There's a compounding effect

    A lot of the stuff you create is reusable. Some of the code you write can be reused in the next project. Many of the challenges you face the first time, like hosting, domain registration, integrating 3rd party libraries and services, tech choices, etc can be reused and improved on each time.

    But it's more than that. There's also a compounding effect in the non-technical stuff like building an audience, finding new ideas and your ideal market. People follow along with what you're creating and give feedback which leads to more knowledge and ideas for the next project.

    The goal is to find a Startup that suits you as a founder

    If I happen to find a Startup that I love and starts growing revenue before reaching the end of the 12 Startup challenge that's great! Finishing 12 startups is not really the point but by committing to do them up front I'm decreasing the chances that I'll give up just because the first few fail.

    And what if they all fail? I think that's okay too because I'm quite certain I'll be a better maker by the end of 12 months than I am now and building and launching new stuff will have become a habit.

    That's all I've got for now but if you'd like to follow along check out the website we created for our 12x accountability group and follow us on Twitter.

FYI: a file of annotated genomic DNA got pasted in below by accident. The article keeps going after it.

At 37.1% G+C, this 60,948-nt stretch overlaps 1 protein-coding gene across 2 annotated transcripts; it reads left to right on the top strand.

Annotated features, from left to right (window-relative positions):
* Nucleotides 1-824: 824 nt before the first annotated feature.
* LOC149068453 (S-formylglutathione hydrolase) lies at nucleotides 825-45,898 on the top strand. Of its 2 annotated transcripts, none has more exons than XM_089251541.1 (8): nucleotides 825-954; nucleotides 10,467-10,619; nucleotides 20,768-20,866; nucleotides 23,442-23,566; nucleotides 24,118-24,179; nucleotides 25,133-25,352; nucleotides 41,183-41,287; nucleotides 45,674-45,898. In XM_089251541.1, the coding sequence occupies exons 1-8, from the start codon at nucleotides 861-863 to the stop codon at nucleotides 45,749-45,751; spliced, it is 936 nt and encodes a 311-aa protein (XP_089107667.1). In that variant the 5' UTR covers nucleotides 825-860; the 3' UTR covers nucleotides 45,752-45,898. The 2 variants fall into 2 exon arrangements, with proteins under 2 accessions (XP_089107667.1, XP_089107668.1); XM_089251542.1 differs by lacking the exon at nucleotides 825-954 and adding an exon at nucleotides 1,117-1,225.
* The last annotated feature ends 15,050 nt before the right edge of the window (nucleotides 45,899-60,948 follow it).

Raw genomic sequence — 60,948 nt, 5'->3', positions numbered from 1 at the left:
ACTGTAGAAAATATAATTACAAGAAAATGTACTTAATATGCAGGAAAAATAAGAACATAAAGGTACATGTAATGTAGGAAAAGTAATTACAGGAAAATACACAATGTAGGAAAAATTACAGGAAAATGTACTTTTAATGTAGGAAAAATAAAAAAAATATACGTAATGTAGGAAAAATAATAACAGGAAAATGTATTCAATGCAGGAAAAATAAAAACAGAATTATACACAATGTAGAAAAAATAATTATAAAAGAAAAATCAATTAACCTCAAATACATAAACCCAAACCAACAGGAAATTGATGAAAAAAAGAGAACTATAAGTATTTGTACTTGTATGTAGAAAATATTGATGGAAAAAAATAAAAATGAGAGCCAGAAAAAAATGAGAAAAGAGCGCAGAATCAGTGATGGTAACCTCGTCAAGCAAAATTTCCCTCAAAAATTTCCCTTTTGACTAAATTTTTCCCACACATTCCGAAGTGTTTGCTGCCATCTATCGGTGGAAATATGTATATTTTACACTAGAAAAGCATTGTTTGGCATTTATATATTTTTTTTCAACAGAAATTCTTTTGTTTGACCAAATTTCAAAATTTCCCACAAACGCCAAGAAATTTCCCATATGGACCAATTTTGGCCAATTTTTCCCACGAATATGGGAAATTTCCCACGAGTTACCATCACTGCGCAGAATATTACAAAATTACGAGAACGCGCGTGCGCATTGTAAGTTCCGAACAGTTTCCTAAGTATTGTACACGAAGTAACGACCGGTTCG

https://12xstartup.com/

  3. 3

    This post may be helpful and inspirational to you: https://monicalent.com/12x-startup/
    via @momoko

    1. 1

      Thanks for sharing my post, Steven :)

  4. 3

    Rather take a challenge, 1 startup in 12 months , $100K profit.

    1. 2

      This sounds more interesting and rewarding!

  5. 3

    No, it's a bad idea.

    Tell me, how do you know EXACTLY how much a PRODUCT (MVP/startup) can take?

    Here at work in IT we cannot even estimate exact time for building a dropdown, who knows how it'll behave in different circumstances.

    And here you have to build something exactly in 1 month. Cool, in the end you'll get like 12 shitty products, which are barely half-ready.

    Plus, if you don't have 12 ideas yet, then you'll rush yourself to think about them, but this is artificial: you just tell yourself like "oh okay it's new month a HAVE to do something, okay maybe a to-do list"

    Not serious in my opinion

  6. 2

    I think it probably depends on the goal. I doubt you can feasibly get a project up and running and get enough traction to determine it's success in just a month. But I could see it being useful for iterating quickly through ideas to find out which project you and your market is most excited about, so that you can pursue it further after the fact. Sort of like a year long, in-depth, brainstorming.